Mallards v Davipart @ Broadway West May 30

The French are not known for their interest or prowess at Cricket (except Ritchie Benaud whose ancestry is French). However, Napoleon once said Victory is not winning the battle…but raising every time you fall which is axiomatic if you are a Mallard.

On a cloudy and muggy evening both teams assembled at Gosforth (more or less) and after some brief wrangling about who had the most players MCC went into bat. Davipart were briefly loaned Beacock who for the record made no attempts at the Friendly Fire award, fortunately skipper McCaffrey (pictured) had distracted Dunhill somehow [the editorial team have been trying to decipher this line, after some significant delving, allegedly it involved a copy of Crag Hoppers Monthly and a bottle of Clinique Moisturiser for Men – ed.]. Meanwhile at the crease Captain McCaffrey and Hamid opened the batting facing Thompson and Ship. It was a solid start from the MCC opening pair against some accurate bowling and tight fielding including McCaffrey being dropped on 6.

However, Hamid had begun getting his eye in early lacing a couple of fours from Ship’s first over. Things were slower against the veteran Thompson, and eventually the pressure told with McCaffrey run out for 9 from a fine bit of fielding. In came Lucas champing at the bit for runs but despite some fine looking shots he found it hard get beyond the ring of fielders supporting the Davipart bowlers. Hamid continued to make progress particularly against Ship who was withdrawn from the attack after conceding 10 from his third over. By this time Dillon joined the attack and the tight bowling continued with Hamid bowled after a late innings flurry for 29. With Liam [one of Peter Nitsch’s two black-book ringers sorry potential new recruits for the evening – ed.] caught and bowled Dillon for 2 in the following over MCC were looking wobbly at 53-3 from 11 overs and Wilson joining Lucas at the crease. Soon things were going to look even darker, as Lucas and Wilson managed to get into the mother of all running tangles (or farce as it transpired) with Wilson wandering off seemingly run out for 1 only to be recalled after a long discussion between Umpire Mexter and the Davipart team resulting in a final outcome of Lucas being adjudged to have been run out first for 8.

Davipart had clearly seen Wilson bat before and knew that they were now into the tail. Wilson having been reprieved was joined at the crease by James [also a captive of the little black book– ed.]. Napoleon tells us here – “Never ascribe to malice which is adequately explained by incompetence”. So now for the second incident of the evening featuring umpire Mexter and the Davipart team – James was clean bowled (or was he? – apparently he was according to Wiki-Taylor when consulted by phone later). Mexter had confidently called a no ball. Bowler asked for detail of the transgression. A discussion ensued and although it was agreed that it had not been a no ball the Davipart team in true sporting fashion allowed James to remain. Boney says about this “I would rather have a general who was lucky than one who was good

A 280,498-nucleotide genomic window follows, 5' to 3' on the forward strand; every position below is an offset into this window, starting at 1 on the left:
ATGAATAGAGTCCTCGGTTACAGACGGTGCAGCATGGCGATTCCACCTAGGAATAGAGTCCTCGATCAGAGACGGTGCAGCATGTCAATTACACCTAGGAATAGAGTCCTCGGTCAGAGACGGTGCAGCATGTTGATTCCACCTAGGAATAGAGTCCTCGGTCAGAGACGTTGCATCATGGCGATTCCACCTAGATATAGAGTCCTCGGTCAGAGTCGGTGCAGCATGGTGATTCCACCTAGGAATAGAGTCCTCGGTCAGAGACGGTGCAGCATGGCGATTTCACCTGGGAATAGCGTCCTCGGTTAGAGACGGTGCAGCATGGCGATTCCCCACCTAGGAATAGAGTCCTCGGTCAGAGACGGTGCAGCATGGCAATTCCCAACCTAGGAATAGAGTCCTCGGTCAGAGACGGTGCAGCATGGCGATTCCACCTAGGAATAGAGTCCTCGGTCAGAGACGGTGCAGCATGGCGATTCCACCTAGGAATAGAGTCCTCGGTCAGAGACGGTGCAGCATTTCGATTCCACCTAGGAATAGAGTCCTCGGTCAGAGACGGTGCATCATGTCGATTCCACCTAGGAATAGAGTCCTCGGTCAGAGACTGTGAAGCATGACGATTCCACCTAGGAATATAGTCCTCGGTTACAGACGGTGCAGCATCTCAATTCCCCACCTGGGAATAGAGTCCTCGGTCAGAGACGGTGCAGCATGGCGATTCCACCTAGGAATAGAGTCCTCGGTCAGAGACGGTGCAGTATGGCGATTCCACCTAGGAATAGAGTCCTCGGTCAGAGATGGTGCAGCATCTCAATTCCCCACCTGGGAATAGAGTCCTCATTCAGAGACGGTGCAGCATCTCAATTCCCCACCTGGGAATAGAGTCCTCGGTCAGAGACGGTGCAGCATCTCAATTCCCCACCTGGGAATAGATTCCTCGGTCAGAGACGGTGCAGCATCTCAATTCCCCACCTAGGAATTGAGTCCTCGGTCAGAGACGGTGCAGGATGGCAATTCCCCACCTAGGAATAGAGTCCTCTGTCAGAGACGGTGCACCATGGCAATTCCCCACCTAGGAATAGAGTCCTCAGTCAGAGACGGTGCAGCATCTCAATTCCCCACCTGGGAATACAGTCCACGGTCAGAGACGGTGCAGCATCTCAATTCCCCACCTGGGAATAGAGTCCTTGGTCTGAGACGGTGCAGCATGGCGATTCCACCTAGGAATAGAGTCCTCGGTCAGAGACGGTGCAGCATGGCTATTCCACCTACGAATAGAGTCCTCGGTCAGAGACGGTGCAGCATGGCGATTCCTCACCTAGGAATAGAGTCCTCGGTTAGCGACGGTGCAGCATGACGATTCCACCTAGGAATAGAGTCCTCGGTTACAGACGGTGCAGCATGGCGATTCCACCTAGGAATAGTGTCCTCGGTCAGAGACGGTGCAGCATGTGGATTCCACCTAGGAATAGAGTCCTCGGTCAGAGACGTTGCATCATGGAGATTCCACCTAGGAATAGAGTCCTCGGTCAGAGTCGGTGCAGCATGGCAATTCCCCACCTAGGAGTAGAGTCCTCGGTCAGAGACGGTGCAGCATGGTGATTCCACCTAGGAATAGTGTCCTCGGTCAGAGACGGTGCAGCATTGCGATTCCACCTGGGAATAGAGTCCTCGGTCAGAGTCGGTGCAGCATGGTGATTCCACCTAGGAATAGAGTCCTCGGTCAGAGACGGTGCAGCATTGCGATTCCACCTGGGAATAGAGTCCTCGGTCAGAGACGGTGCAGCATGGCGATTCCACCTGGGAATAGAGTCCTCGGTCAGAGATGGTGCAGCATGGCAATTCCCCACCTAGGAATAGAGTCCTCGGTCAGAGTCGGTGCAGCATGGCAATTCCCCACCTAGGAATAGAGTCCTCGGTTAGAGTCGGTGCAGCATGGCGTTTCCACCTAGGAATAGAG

And so the game was on a knife edge with two batsmen feeling invincible and they began to rack up a series of quick singles punctuated by a lovely boundary from James and a streaky edged four from Wilson to move the scoring rate along rapidly before Wilson rode his luck too far and was caught by the wicketkeeper for 11 with James bowled next for a swift 13. Beacock made a brief 2, bowled trying to move the score along, Browne (5) and Dunhill [heavily moisturised – ed.] (1) saw the Mallards innings close at 91-7, but would it be enough?

Someone once said “a Leader is a dealer in hope”… certainly acting Skipper McCaffrey believed that a Mallards win was possible.

The bowling was opened by Browne who kept it very tight including a maiden in his second over with James also restricting the flow of runs from the other end – Browne finishing with 0-6 with the ring of fielding steel keeping the flow of scoring to a minimum. Here McCaffrey led by example, with Hamid, Lucas and Beacock contributing some great stops also.

However, the Davipart openers were resolute with the first change coming after 5 overs for 25 runs. It looked like it was going to be close with Watson and Mexter warming up to join the fray. McCaffrey, channelling the French Emperor did what his opponent wished him to do least, unleashing Watson who promptly took a wicket with his first ball and then went for two fours in the same over. Mexter at the other end looked steady as he weaved his magic, finishing his spell with final figures of 0-14. It was the final over from Watson that was to signal the beginning of the end of the Davipart resistance, clean bowling two batsman in a whirlwind over which led to one bail ending up halfway to the boundary!

Next change was Dunhill and Liam who continued the strangle with Liam miserly taking 2 wickets and Dunhill taking 3 one bowled and with one caught and bowled and the other a stunning catch from McCaffrey. The fight was at an end with the home team almost at a standstill finishing their innings with 83-9. At least that’s what the scorebook implies although the scorers, including 12th man and Mallard-in-waiting Dr Jonnie Kimmitt, were prematurely working on the principle that “history is a version of the past that people have decided to agree on”.

Napoleon said: “Glory is fleeting and Obscurity is forever”. This was an evening of glory. The obscurity will come later (as it has done on many occasions in the past).